Bolo, R., Martel, M., Thompson, B., Zhang, L., Predicala, B., Guo, H., Kirychuk, S. Impact of a Pilot-scale Electro-nanospray System for Pig Barn Decontamination. CSBE/SCCAB Annual General Meeting and Technical Conference. July 23 - 26, 2023. Lethbridge, AB.


Barraza-Garcia, F., Muñoz-Sandoval, E., Bolo, R.E., Kirychuk, S., Thompson, B., Guo, H., Predicala, B., Zhang, L. 2024. Microbial decontamination of barn surfaces using engineered water nanostructures (EWNS). MRS Advances, 9:247-253.


Bolo R, Predicala B, Barraza-Garcia F, Martel M, Thompson B, Guo H, Kirychuk S, Zhang L. A Chemical-free Electro-Nanospray System for Decontamination of Pig Barns. SEIMA SustainTech Conference 2024, March 20-21, 2024. Saskatoon, SK. 


Bartlett, K.H., Bittman, S., and Chipperfield, K. 2012. Efficacy of electrostatic space charge system (ESCS) to reduce the environmental impact of organic particulate matter from chicken broiler production barns in the Fraser Valley, BC. American Journal of Respiratory and Critical Care Medicine 185: A3228.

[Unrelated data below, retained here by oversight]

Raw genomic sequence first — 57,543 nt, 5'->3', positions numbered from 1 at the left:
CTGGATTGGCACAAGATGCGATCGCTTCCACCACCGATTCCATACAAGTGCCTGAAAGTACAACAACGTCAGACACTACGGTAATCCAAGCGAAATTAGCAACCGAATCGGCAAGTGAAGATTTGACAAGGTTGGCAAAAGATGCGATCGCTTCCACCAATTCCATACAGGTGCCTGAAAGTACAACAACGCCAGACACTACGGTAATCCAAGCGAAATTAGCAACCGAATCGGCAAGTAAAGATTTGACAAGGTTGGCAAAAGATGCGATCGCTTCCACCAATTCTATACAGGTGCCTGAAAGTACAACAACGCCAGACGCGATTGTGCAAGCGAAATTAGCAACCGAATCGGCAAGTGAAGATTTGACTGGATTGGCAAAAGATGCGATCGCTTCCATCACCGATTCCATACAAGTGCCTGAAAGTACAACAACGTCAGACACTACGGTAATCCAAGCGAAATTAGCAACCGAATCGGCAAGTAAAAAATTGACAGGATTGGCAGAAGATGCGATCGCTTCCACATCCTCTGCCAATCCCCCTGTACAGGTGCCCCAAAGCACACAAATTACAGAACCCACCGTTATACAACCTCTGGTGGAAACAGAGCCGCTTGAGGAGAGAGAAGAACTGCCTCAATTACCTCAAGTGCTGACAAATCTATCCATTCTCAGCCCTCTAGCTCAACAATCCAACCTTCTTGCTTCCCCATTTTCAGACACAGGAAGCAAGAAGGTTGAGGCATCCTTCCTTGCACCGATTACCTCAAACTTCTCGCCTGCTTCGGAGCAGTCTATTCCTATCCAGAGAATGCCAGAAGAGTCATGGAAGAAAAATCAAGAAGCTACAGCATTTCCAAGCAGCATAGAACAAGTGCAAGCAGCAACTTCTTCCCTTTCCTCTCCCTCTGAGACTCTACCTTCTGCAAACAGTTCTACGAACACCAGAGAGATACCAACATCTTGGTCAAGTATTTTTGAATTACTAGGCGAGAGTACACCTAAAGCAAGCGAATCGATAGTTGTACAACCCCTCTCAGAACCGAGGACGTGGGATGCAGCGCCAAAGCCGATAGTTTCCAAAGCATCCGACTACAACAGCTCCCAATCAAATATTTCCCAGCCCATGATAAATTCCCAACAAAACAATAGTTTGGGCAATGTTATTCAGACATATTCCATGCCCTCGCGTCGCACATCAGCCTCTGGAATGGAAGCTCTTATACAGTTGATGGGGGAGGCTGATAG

Bonifait, L., Veillette, M., Létourneau, V., Grenier, D., and Duchaine, C. 2014. Detection of Streptococcus suis in bioaerosols of swine confinement buildings. Applied and Environmental Microbiology 80(11): 3296-3304.

Brauer, H. and Varma, Y.B.G. 2012. Air Pollution Equipment. Springer-Verlag, Heidelberg, Germany.

Cambra‐Lopez, M., Winkel, A., van Harn, J., Ogink, N.W.M., and Aarnink, A.J.A. 2009. Ionization for reducing particulate matter emissions from poultry houses. Transactions of the ASABE 52(5):1757-1771.

Dee, S., Pitkin, A., Otake, S., and Deen, J. 2011. A four-year summary of air filtration system efficacy for preventing airborne spread of porcine reproductive and respiratory syndrome virus and Mycoplasma hyopneumoniae. Journal of Swine Health and Production 19(5): 292-294.